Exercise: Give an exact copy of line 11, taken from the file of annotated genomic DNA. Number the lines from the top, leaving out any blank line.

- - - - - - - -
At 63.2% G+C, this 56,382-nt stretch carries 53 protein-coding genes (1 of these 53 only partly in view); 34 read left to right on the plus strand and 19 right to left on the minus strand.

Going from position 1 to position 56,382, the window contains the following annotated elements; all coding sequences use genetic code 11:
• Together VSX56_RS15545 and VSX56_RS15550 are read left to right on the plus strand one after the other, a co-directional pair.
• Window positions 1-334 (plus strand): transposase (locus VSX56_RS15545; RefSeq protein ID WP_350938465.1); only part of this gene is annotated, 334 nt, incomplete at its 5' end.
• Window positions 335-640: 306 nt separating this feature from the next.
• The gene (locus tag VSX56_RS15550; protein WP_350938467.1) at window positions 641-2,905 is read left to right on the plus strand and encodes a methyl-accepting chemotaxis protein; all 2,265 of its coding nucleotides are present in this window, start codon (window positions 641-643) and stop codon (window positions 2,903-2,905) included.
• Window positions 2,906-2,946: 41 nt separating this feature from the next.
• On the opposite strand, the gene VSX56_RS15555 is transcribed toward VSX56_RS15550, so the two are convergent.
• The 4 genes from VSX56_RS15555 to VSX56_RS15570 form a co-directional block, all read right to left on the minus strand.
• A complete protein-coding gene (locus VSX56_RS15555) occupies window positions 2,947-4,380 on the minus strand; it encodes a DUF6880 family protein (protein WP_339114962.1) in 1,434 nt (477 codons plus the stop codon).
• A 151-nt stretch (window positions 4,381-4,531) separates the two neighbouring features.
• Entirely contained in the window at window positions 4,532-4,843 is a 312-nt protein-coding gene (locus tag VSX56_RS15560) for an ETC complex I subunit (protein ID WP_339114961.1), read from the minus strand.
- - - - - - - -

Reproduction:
• A 151-nt stretch (window positions 4,381-4,531) separates the two neighbouring features.